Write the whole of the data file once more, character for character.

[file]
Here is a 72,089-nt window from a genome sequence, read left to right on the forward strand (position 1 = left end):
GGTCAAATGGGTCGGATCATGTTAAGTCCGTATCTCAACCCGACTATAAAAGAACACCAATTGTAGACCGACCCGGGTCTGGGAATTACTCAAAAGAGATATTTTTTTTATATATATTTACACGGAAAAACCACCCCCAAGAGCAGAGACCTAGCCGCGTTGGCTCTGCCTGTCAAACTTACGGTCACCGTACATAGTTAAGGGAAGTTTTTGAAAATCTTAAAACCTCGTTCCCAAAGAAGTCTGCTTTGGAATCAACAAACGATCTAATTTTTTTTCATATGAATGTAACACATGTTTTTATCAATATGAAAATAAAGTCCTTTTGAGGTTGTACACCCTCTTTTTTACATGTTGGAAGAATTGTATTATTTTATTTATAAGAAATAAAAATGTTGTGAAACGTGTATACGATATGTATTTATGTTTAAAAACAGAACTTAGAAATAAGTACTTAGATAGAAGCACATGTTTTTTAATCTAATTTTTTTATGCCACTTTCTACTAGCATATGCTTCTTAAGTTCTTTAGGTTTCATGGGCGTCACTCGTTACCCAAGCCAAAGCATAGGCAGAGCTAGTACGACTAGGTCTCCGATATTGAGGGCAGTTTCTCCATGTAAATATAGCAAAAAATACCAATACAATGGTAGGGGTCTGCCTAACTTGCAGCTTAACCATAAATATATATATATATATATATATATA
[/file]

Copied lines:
Here is a 72,089-nt window from a genome sequence, read left to right on the forward strand (position 1 = left end):
GGTCAAATGGGTCGGATCATGTTAAGTCCGTATCTCAACCCGACTATAAAAGAACACCAATTGTAGACCGACCCGGGTCTGGGAATTACTCAAAAGAGATATTTTTTTTATATATATTTACACGGAAAAACCACCCCCAAGAGCAGAGACCTAGCCGCGTTGGCTCTGCCTGTCAAACTTACGGTCACCGTACATAGTTAAGGGAAGTTTTTGAAAATCTTAAAACCTCGTTCCCAAAGAAGTCTGCTTTGGAATCAACAAACGATCTAATTTTTTTTCATATGAATGTAACACATGTTTTTATCAATATGAAAATAAAGTCCTTTTGAGGTTGTACACCCTCTTTTTTACATGTTGGAAGAATTGTATTATTTTATTTATAAGAAATAAAAATGTTGTGAAACGTGTATACGATATGTATTTATGTTTAAAAACAGAACTTAGAAATAAGTACTTAGATAGAAGCACATGTTTTTTAATCTAATTTTTTTATGCCACTTTCTACTAGCATATGCTTCTTAAGTTCTTTAGGTTTCATGGGCGTCACTCGTTACCCAAGCCAAAGCATAGGCAGAGCTAGTACGACTAGGTCTCCGATATTGAGGGCAGTTTCTCCATGTAAATATAGCAAAAAATACCAATACAATGGTAGGGGTCTGCCTAACTTGCAGCTTAACCATAAATATATATATATATATATATATATA